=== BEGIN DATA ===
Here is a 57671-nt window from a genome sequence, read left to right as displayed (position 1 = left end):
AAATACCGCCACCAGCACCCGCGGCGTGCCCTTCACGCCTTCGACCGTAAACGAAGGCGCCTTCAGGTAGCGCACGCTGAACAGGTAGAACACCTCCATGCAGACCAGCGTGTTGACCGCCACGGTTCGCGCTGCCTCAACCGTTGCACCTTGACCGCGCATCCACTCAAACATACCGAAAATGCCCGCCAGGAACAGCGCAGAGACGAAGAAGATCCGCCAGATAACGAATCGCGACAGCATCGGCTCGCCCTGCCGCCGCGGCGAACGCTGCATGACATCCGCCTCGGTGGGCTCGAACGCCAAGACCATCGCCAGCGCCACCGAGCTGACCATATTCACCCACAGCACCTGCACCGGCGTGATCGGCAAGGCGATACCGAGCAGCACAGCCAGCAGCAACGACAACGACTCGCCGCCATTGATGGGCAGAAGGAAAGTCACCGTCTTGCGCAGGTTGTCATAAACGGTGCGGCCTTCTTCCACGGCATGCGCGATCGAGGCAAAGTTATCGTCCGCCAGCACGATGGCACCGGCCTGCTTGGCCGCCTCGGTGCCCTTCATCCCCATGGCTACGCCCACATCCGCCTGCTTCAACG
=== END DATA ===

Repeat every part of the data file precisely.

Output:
Here is a 57671-nt window from a genome sequence, read left to right as displayed (position 1 = left end):
AAATACCGCCACCAGCACCCGCGGCGTGCCCTTCACGCCTTCGACCGTAAACGAAGGCGCCTTCAGGTAGCGCACGCTGAACAGGTAGAACACCTCCATGCAGACCAGCGTGTTGACCGCCACGGTTCGCGCTGCCTCAACCGTTGCACCTTGACCGCGCATCCACTCAAACATACCGAAAATGCCCGCCAGGAACAGCGCAGAGACGAAGAAGATCCGCCAGATAACGAATCGCGACAGCATCGGCTCGCCCTGCCGCCGCGGCGAACGCTGCATGACATCCGCCTCGGTGGGCTCGAACGCCAAGACCATCGCCAGCGCCACCGAGCTGACCATATTCACCCACAGCACCTGCACCGGCGTGATCGGCAAGGCGATACCGAGCAGCACAGCCAGCAGCAACGACAACGACTCGCCGCCATTGATGGGCAGAAGGAAAGTCACCGTCTTGCGCAGGTTGTCATAAACGGTGCGGCCTTCTTCCACGGCATGCGCGATCGAGGCAAAGTTATCGTCCGCCAGCACGATGGCACCGGCCTGCTTGGCCGCCTCGGTGCCCTTCATCCCCATGGCTACGCCCACATCCGCCTGCTTCAACG